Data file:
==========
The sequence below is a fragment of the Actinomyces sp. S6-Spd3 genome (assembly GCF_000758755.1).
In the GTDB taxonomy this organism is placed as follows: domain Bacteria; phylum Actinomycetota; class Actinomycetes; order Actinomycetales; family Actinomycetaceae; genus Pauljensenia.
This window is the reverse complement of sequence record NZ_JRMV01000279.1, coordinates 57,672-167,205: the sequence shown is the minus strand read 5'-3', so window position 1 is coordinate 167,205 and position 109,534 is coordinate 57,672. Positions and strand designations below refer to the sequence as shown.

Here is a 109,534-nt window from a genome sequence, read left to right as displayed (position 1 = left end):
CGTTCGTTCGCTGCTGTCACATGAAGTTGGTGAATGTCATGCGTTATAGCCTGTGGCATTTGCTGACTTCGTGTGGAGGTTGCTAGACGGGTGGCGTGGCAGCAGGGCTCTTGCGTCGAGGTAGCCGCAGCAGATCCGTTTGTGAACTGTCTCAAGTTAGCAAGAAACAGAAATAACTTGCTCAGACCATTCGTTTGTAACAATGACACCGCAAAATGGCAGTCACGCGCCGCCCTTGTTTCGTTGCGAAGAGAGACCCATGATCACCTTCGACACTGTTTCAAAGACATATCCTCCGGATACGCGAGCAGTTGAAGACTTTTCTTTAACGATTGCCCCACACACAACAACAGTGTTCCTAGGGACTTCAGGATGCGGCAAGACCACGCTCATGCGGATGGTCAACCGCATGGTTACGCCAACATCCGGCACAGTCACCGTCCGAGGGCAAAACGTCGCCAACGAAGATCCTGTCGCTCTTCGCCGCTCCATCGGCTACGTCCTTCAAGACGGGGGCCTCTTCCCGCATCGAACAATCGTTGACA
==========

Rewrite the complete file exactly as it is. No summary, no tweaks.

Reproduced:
The sequence below is a fragment of the Actinomyces sp. S6-Spd3 genome (assembly GCF_000758755.1).
In the GTDB taxonomy this organism is placed as follows: domain Bacteria; phylum Actinomycetota; class Actinomycetes; order Actinomycetales; family Actinomycetaceae; genus Pauljensenia.
This window is the reverse complement of sequence record NZ_JRMV01000279.1, coordinates 57,672-167,205: the sequence shown is the minus strand read 5'-3', so window position 1 is coordinate 167,205 and position 109,534 is coordinate 57,672. Positions and strand designations below refer to the sequence as shown.

Here is a 109,534-nt window from a genome sequence, read left to right as displayed (position 1 = left end):
CGTTCGTTCGCTGCTGTCACATGAAGTTGGTGAATGTCATGCGTTATAGCCTGTGGCATTTGCTGACTTCGTGTGGAGGTTGCTAGACGGGTGGCGTGGCAGCAGGGCTCTTGCGTCGAGGTAGCCGCAGCAGATCCGTTTGTGAACTGTCTCAAGTTAGCAAGAAACAGAAATAACTTGCTCAGACCATTCGTTTGTAACAATGACACCGCAAAATGGCAGTCACGCGCCGCCCTTGTTTCGTTGCGAAGAGAGACCCATGATCACCTTCGACACTGTTTCAAAGACATATCCTCCGGATACGCGAGCAGTTGAAGACTTTTCTTTAACGATTGCCCCACACACAACAACAGTGTTCCTAGGGACTTCAGGATGCGGCAAGACCACGCTCATGCGGATGGTCAACCGCATGGTTACGCCAACATCCGGCACAGTCACCGTCCGAGGGCAAAACGTCGCCAACGAAGATCCTGTCGCTCTTCGCCGCTCCATCGGCTACGTCCTTCAAGACGGGGGCCTCTTCCCGCATCGAACAATCGTTGACA